I don’t usually dress like this during the day, Nicola Bateman-Bowery confides. I tend to dress like this when I go out, but I felt like making an effort for you.

Some effort. It’s not just anybody who can pull off a look comprising sequined trousers, sequined Queen Amidala-style headpiece and a singlet emblazoned with words to the effect that the wearer got fucked in Ibiza.

But then, since meeting Leigh Bowery in the cocktail bar of Taboo nightclub in London in the early 1980s, Nicola Bateman-Bowery has not been known for the conservative nature of her attire. Quite the opposite. One of Leigh’s maxims: Dress as though your life depends on it, or don’t bother, is an idea that Nicola has adopted for herself -“ much to my daughter’s embarrassment, she adds with a girlish giggle.

Better known in England than in Australia (where he was born), Leigh Bowery was a performance artist, nightclub promoter, costume designer and all-round identity. Most famous for his nightclub Taboo (now the subject of a musical currently playing in New York), Leigh inspired a generation of clubbers (including Nicola and Boy George) with his astonishing costumes -“ until his death from AIDS-related pneumonia on New Year’s Eve 1994. Leigh married Nicola in the last months of his life.

When I first saw him I just thought he was the most gorgeous thing I’d ever seen – art on legs, as far as I was concerned, Nicola says. I thought he was amazing. I’d moved to London and I was quite disappointed, because I had been expecting to see everyone on the streets looking weird and wonderful. So when I met him, it was like -˜Yes, finally, here’s someone who looks great and exciting’. Everybody who went to Taboo looked exciting and great, but he was obviously the pinnacle of it. He was the most outrageous, and he had the most presence.

Nicola’s arrival in London in 1982 came a few years after Leigh’s own 1980 journey from the Melbourne suburb of Sunshine.

He went to London because he was very intrigued by the New Romantics and the punk scene there, because it was very visually exciting, Nicola says. He went to the clubs to soak up the atmosphere, but when he first went to London he was too shy to dress up.

That changed after a local drag queen, Yvette the Conqueror, took Leigh under her wing. Before long, Leigh abandoned his job at a fast-food restaurant, rid himself of his Australian accent and plunged headlong into his life’s work of dressing up and going out. People noticed. Magazine editors also noticed, and Leigh’s fame grew after fashion spreads appeared in titles like The Face and i-D.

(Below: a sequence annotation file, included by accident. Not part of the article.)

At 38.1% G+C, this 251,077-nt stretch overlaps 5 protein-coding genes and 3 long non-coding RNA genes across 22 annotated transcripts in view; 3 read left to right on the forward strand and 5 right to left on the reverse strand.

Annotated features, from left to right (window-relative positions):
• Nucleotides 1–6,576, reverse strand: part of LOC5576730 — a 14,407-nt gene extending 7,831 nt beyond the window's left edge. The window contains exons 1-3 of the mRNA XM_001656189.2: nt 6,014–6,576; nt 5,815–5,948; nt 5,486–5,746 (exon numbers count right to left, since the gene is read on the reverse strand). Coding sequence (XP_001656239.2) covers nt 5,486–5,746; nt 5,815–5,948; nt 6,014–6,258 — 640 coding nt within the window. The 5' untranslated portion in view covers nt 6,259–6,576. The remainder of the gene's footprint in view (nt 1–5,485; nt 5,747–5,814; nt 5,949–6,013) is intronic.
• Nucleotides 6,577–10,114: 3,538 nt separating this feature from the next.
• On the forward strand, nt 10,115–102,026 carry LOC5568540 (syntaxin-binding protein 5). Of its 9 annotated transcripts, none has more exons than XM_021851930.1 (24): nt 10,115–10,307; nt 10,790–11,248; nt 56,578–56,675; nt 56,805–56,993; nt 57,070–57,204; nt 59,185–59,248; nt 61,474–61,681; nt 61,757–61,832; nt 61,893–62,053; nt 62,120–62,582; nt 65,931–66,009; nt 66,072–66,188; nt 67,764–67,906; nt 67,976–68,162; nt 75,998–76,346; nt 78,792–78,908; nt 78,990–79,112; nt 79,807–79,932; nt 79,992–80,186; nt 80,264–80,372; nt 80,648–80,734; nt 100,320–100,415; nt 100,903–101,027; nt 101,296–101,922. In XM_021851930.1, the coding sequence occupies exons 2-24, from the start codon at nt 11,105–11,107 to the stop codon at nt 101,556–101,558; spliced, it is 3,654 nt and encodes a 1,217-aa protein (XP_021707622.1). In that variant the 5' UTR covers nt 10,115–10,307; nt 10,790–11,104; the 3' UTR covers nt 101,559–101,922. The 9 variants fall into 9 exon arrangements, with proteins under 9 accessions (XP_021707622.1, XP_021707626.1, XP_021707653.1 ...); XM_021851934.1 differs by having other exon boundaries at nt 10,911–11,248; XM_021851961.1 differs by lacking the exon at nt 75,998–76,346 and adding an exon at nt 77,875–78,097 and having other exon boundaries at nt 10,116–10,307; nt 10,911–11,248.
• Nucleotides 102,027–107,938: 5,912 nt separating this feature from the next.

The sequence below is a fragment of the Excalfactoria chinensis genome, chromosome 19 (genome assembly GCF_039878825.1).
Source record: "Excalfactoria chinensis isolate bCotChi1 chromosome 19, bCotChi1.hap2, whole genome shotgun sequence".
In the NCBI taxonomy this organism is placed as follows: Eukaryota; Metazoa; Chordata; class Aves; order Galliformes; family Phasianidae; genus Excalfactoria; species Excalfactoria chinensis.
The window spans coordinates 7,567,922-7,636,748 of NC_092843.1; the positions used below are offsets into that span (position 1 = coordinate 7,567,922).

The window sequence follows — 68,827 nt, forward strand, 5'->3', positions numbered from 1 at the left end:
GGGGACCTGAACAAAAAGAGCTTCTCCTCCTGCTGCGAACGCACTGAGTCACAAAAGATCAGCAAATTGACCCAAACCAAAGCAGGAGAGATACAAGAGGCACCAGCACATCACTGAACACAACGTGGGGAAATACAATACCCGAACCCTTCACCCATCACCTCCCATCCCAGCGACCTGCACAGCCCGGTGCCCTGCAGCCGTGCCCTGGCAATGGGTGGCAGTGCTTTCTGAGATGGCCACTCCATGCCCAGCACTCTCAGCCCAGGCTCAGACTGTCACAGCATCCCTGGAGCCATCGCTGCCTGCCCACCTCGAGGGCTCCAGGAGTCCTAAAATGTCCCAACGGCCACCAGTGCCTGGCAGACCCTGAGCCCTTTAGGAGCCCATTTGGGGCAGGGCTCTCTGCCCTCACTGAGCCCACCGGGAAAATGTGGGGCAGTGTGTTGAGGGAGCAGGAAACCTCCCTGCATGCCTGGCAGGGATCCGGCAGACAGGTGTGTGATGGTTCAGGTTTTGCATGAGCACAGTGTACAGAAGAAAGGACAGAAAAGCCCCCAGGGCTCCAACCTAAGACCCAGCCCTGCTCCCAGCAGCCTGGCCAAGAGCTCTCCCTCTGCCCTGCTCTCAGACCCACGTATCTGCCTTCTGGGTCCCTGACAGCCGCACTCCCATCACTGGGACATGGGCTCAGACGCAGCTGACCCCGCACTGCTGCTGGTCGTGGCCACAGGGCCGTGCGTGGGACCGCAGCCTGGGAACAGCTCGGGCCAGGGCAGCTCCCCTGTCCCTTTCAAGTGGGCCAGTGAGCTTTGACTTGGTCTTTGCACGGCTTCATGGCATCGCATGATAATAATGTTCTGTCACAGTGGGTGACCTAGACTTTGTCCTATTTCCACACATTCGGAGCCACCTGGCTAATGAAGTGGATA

There were loads of people who were in awe of him, Nicola remembers. But I don’t think they were quite as dedicated as I was.

The bond between them continued to grow with Nicola helping Leigh design some of his more amazing outfits. They also became artistic collaborators, and in one celebrated performance piece, Leigh gave birth to Nicola on stage. (The costume that enabled them to pull off that artistic feat is part of the current MCA exhibition.)

After Leigh’s death, Nicola worked for a while as a designer and performance artist (in the group Minty, which also featured the porn star Aiden Shaw). But in more recent years, she’s devoted herself to motherhood and taking care of Leigh’s legacy.

Ever since Leigh died, there have always been galleries asking for one or two garments, she says. It’s gotten bigger and bigger and bigger and more people have wanted more and more costumes.

I’m doing what Leigh would have wanted. He wanted to be noticed and he wanted to be famous; he had this desire to stimulate people and to shock them. He wanted as many people as possible to know about him and to see his clothes, and a gallery is a great place to show them off.

Take a Bowery; The Art and (larger than) Life of Leigh Bowery, is at the Museum of Contemporary Art until 7 March.

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